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Perhaps you may have noticed Czech teens glamorously strolling through Brno in their best glad rags and formal clothes on weekday evenings, smiled, and wondered why? What are they doing? Photo credit: Pixabay.

Brno, Oct 30 (BD) – Here in the Czech Republic (as well as Poland and Austria) many 2nd year high school students, around the age of 16-17, attend a block of 10 dancing lessons in the autumn, culminating in, usually, 2 balls in November or December and the whole process is known as “taneční”.

Students wear formal clothing to the lessons and the first ball is the white ball, at which the young ladies all wear white. At the second, they can wear any colour they wish. Parents will often attend and participate in the balls too.

“[…] taneční has remained throughout the time of the First Republic, survived 2 World Wars, maintained its’ popularity during Communism and continues to be enjoyed in current times.”

The lessons are neither compulsory nor free, so I was intrigued as to why so many of the students give up their evenings to learn to waltz, cha-cha, samba and tango which, while useful skills in certain situations, are often ignored or looked down upon by modern teenagers (at least where I come from and Scottish dancing is part of PE class every Christmas with the general aim being to throw your partner against the wall first).

Tradition, Socialising and Etiquette

The standard reply from the teenagers I spoke to was along the lines that it’s traditional, an excellent opportunity to socialise and have fun. None of them directly stated that it was an opportunity to mingle with members of the opposite sex but I’m pretty sure it was implied.

Interestingly, slightly older generations highlighted the opportunity for teenagers to learn social etiquette, such as asking somebody politely to dance and how to graciously accept (or refuse); skills which could easily be transferred to daily life. Although one, now a mother herself, did recall that her own mother was rather disappointed as she spent more time drinking beer and gossiping than dancing.

History – from the Empire to Now

Taneční has a long, unbroken history in the Czech Republic, probably going back as far as 1830. It became popular when the country was part of the Austro-Hungarian Empire and it was common for young ladies to be presented to society at a debutante ball with the debutantes wearing white. This right-of-passage is reflected in the current tradition of the first ball being the white ball which usually includes the polonaise, a traditional court dance to introuduce ball participants.

“Taneční is alive and well and it appears to be a thriving business for dance schools.”

Surprisingly, taneční has survived to this day without a break. While many traditions and aspects of the Austro-Hungarian Empire were swept aside, taneční has remained throughout the time of the First Republic, survived 2 World Wars, maintained its’ popularity during Communism and continues to be enjoyed in current times.

In 1989, when many school students were on strike there was some debate as to whether taneční, and the balls in particular, should be cancelled in order to support the Revolution. Katka Josífkova who was a student at Brno Conservatoire spoke of the difficult decision and how it was made.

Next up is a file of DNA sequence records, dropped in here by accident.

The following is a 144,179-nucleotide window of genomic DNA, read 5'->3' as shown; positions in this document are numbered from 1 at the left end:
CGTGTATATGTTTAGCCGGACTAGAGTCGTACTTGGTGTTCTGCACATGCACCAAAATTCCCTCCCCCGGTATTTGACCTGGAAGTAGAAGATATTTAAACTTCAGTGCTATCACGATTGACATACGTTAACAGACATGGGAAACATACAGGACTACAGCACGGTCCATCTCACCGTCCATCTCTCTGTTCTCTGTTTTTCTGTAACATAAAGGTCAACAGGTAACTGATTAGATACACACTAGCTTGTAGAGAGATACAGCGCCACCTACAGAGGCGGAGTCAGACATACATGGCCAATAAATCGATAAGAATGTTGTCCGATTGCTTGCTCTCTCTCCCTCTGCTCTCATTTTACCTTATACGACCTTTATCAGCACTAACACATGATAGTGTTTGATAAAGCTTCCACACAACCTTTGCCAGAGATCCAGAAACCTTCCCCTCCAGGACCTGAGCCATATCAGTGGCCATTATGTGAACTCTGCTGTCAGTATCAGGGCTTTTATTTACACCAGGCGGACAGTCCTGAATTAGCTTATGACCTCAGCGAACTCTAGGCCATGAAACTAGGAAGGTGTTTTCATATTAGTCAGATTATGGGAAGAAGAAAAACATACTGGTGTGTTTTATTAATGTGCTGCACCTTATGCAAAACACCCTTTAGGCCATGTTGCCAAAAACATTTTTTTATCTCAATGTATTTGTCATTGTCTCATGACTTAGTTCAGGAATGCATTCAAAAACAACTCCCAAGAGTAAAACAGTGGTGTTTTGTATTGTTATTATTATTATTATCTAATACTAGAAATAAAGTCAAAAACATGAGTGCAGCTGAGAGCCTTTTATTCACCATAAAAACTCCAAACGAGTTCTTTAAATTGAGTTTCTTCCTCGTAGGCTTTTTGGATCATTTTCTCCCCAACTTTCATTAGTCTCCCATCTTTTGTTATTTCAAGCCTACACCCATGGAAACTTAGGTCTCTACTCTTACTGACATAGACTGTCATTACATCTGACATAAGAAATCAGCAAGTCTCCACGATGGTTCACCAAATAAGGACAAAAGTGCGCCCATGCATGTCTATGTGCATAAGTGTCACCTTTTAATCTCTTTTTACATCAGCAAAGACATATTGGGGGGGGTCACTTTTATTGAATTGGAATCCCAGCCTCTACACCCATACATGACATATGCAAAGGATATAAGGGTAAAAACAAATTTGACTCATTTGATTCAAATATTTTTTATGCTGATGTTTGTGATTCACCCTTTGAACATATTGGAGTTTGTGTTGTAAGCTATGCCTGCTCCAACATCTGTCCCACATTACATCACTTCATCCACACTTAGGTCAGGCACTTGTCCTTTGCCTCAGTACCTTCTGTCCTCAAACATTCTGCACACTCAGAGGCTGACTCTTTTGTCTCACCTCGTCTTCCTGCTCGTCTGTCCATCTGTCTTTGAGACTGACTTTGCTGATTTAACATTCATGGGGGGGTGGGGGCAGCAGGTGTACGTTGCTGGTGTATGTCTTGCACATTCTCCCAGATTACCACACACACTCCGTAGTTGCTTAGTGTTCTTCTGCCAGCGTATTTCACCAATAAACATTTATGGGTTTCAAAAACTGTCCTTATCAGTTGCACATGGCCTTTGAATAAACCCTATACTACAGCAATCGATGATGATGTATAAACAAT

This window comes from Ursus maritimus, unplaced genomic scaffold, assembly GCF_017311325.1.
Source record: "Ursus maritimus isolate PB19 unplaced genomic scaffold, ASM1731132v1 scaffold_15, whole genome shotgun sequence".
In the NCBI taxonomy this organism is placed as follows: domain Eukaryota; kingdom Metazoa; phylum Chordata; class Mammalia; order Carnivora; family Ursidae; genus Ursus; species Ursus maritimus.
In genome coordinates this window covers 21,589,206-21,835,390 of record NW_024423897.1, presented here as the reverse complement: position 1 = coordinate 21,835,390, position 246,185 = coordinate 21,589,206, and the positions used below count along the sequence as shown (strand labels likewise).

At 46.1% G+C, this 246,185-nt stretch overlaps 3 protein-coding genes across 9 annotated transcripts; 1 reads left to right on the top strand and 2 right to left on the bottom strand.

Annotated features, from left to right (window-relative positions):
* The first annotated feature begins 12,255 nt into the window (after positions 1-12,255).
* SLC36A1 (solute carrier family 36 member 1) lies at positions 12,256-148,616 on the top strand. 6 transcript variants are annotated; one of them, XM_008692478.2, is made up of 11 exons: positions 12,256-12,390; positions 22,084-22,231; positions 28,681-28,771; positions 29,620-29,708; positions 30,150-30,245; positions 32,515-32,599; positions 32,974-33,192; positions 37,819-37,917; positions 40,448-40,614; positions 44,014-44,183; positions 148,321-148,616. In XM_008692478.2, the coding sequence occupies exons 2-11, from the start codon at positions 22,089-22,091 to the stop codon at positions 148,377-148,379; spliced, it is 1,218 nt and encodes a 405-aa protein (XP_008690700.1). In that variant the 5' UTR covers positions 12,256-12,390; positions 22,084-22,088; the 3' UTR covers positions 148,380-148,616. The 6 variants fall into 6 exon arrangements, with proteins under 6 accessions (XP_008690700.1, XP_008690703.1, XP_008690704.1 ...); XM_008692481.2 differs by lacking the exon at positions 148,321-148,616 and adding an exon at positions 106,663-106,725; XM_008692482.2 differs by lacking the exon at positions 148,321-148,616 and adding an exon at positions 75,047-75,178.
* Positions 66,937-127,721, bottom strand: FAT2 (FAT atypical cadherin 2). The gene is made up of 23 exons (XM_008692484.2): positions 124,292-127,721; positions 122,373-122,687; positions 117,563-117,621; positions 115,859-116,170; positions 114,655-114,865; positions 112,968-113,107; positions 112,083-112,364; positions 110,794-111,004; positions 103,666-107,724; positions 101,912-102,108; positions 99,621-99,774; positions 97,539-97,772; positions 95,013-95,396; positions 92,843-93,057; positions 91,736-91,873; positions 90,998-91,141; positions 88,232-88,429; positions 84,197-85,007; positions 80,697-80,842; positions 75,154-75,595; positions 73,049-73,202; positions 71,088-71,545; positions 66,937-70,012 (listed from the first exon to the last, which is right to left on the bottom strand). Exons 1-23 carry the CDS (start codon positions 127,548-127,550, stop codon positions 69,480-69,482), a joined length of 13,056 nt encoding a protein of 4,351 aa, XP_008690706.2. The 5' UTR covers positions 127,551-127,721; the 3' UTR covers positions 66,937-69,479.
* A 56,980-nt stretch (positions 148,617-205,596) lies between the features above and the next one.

At that time the Conservatoire had students over the age of 18 who were actively involved in helping other schools become involved in the strike so whether or not to hold the ball was obviously an issue of concern. The conundrum was decided by the fact that many of the students came from outside Brno; they had already invited their parents and, being 1989, were unable to contact them in enough time for them to cancel their travel plans. Thus, the ball went ahead with the young ladies adding a tricolour ribbon to their white dresses to show their support for the Revolution.

Katka’s only regret about this is that her father was unable to attend the ball due to work and she, therefore, has no photos to capture her memories or share with us.

A Modern Challenge

Taneční is alive and well and it appears to be a thriving business for dance schools. According to the high school students I spoke to, competition to win the contracts for courses is fierce with dance schools giving presentations to the high school classes who then vote on which dance course to attend. During Communism there really was only one option, now the students are flexing their muscles and dance schools are rising to the occasion.

Bring on Taneční

This writer has had many discussions with many different people about whether taneční (learning formal dancing) is outdated, irrelevant, useless or all the things to the contrary. I don’t even think about the (politically correct) negatives. I look at teenagers making the effort to dress smart, formally and improve their posture – even if they don’t realise it. Add in learning manners, dancing skills, social skills, having fun and even having parents involved. Then, being able to attend the numerous balls that occur in the Czech Republic and knowing that they can hold their own with any of the dancers.

Keep on dancing people and smile when you see the young people on their way to being much better dancers.

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https://brnodaily.cz/wp-content/uploads/2018/10/dance-1024x680.jpghttps://brnodaily.cz/wp-content/uploads/2018/10/dance-150x100.jpgLily-Anne YoungBrno Urban GuideCultureBrno,Brno Urban Guide,Culture,Czech Republic,History,Lifestyle and Fashion,Music,News,Things To Do in BrnoPerhaps you may have noticed Czech teens glamorously strolling through Brno in their best glad rags and formal clothes on weekday evenings, smiled, and wondered why? What are they doing? Photo credit: Pixabay. Brno, Oct 30 (BD) – Here in the Czech Republic (as well as Poland and Austria) many...English News and Events in Brno